Guelph Music Club had our first round of sharing this week. It’s not too late to join and it’s not just for Guelphites. Click the following links for more info on the assignment or the rules, Our first writing assignment, which ran for this, and runs for another 4 weeks, is Top 5 Albums from 1963 to 1973. So far, I’ve only been surprised by a few choices. But it’s only Week One! I’ll do this every week, but this week is important so you can follow us all on Twitter, and get a brief introduction. Here is how the first week shaped up.
Megan or @MMBRIS started the assignment, making the first post of the week, choosing John Coltrane , Ascension as one of her Top 5. When Megan writes “I was 16 and decided to go grab a copy of the cd from my local HMV, having had to have it ordered in at that time. Read More…“ I actually had to stop reading to think about what I was getting ordered, to my local record store at, 16. Probably Pop Will Eat Itself albums, because I had heard Trent Reznor liked them.
The same day, Pat AKA @Type1DIABEETUS picks Deep Purple’s Machine Head as one of his albums. “My dad was the first person to play this album for me when I was a kid and it has stuck with me ever since. Read More…“ If you’ve read my post for this week you already know I also have a father with impeccable taste in music, even if mine turned his back on it for a while. And yes, there are more fatherly themes to come. Pat can also eat a cooking onion like an apple. I’ve seen him do it. It’s impressive.
Our Metal/Punk contributor @Chucky667 picked a record by a band that has been on every music lovers mind this week as keyboardist Ray Manzarek of The Doors passed away. This album isn’t in my Top 5, but I do know what Chuck means when she says, “They were ahead of their time, and continue to stand apart from other bands, even to this day. Read More…” The Doors‘ sound was never duplicated, especially that keyboard/organ. You know a song by The Doors as soon as you hear it.
Rob over at Sound In My Memory talks about one of his favourite bands, Genesis. I’m not surprised that @soundinmymemory picked a prog band for his first entry. I’ve been reading his blog longer than I’ve had my own. What actually stood out to me was, “I regret that I allowed Genesis to be dismissed as a pop band for as long as I did. Read More…” Bands evolve over time and Genesis are a perfect example of that. I actually got into the band’s back catalogue because of a live DVD I’d seen, and was impressed by, during the Gabriel years. Otherwise, I also would have “Thought of Genesis as if they were just Phil Collins’ back-up band.”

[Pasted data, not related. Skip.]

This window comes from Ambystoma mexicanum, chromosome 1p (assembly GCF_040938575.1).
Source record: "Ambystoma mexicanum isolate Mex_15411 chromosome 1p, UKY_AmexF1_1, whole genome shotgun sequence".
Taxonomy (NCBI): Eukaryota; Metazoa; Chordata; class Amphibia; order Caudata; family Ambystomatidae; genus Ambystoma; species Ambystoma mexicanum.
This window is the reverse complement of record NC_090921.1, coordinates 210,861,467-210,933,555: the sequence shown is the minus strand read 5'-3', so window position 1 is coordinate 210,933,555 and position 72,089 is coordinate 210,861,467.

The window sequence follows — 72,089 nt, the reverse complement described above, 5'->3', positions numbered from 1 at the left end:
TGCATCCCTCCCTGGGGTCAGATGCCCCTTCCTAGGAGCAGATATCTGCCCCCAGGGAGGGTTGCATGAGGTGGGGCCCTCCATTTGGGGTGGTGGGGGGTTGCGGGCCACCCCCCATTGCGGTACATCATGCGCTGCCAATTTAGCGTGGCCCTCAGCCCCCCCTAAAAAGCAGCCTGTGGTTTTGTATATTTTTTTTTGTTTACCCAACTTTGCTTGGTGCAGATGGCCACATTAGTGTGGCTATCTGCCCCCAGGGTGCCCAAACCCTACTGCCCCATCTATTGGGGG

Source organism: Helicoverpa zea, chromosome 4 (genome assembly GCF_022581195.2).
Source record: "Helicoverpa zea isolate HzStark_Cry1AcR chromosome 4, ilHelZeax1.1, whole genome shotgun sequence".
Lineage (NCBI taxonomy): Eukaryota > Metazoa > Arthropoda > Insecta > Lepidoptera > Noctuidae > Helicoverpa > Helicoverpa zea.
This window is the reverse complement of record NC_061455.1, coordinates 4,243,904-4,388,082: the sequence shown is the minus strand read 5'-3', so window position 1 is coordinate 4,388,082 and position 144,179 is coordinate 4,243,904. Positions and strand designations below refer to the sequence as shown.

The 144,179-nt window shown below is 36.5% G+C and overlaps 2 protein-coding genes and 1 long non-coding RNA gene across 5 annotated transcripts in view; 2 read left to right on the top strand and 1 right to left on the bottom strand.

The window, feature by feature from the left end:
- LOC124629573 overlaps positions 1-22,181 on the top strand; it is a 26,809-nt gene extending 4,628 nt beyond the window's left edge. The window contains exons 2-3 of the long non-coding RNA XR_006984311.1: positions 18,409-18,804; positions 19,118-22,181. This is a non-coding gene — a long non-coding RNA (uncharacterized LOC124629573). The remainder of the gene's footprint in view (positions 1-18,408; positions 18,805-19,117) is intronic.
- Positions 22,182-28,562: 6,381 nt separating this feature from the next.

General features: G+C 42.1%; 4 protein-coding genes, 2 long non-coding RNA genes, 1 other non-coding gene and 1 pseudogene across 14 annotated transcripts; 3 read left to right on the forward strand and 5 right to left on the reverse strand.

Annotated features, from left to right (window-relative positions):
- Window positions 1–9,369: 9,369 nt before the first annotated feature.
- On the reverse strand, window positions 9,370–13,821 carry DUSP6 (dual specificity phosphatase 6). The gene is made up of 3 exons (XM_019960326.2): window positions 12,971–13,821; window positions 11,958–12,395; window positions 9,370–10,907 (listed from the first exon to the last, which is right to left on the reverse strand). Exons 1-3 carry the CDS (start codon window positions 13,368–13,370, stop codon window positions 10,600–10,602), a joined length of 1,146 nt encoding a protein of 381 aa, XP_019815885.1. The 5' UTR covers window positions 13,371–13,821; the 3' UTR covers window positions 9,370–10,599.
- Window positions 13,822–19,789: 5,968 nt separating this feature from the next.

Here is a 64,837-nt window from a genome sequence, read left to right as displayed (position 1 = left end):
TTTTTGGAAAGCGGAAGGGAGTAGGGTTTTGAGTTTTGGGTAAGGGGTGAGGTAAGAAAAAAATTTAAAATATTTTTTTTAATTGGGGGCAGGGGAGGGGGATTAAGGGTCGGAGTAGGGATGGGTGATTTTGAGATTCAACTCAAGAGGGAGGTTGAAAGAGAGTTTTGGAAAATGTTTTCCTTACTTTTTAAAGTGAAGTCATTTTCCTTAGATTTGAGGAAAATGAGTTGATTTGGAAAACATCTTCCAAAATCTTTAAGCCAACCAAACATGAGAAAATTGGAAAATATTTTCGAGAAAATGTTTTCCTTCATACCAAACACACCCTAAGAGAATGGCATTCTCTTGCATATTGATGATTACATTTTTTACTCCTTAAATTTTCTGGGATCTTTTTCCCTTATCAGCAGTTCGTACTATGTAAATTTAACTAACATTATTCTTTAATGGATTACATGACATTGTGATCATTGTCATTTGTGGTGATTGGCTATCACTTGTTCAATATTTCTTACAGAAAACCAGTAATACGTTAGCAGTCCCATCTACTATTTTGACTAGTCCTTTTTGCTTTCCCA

The end of the week scramble beings on Friday, first with @kirstmck2 picking Fleetwood Mac – The Pious Bird of Good Omen. A lot of people forget that Fleetwood Mac were around long before Rumours. They had a few different changes before settling with the “classic” Mick Fleetwood, John McVie, Lindsey Buckingham and Stevie Nicks line-up. “Santana later popularized the album’s “black magic woman” and most listeners are none the wiser to its origin. Read more…” What?! My whole life has been a LIE! My favourite Santana song, is actually a Peter Green song! MIND = BLOWN! Thanks for crumbling my universe Kirstie.
I didn’t really get into The Band by The Band, @MatCalverley‘s first pick, until I was in my late twenties. They had a hippie stigma attached to them, in my mind anyway, and I was metal. I had long hair and was called a hippie all the time. So after the long hair went, I was able to appreciate The Band. “It’s an album of sitting around, drinking bourbon, cold nights, and warm spirits. Read more…“ I agree with Mat‘s sentiment exactly, except I prefer a smokey Scotch to bourbon.
Who starts with David Bowie? @MikeGamble that’s who! Hunky Dory to boot. As some of you know, David Bowie is my favourite recording artist of all time. Mike pretty much sums up why when he says, “The catchiness and accessibility of every song, the guitar playing of Mick Ronson and just the overall “feel” of the album as a whole. You can really start to hear where Bowie was going to go in the future with his music. Read More…” Bowie did take a lot of chances with his music, some of it was good, and some was bad, but it was all fascinating on some level.
I guess I should be flattered that @Bejulip totally copied me! Just kidding. Her reasons for liking Led Zeppelin IV are completely different than mine. My favourite being, “It was an album so cool it didn’t even need a name. Led Zeppelin IV should totally beat Prince up for pretending he was the first one to think of it. Read more…“
@whiskysodacider finished up the week one posts with her choice, Raw Power. An album I didn’t discover until late into my musical journey. “Raw Power is exciting and hyper music that you can dance to. Read more…” You can dance to it, but I probably shouldn’t.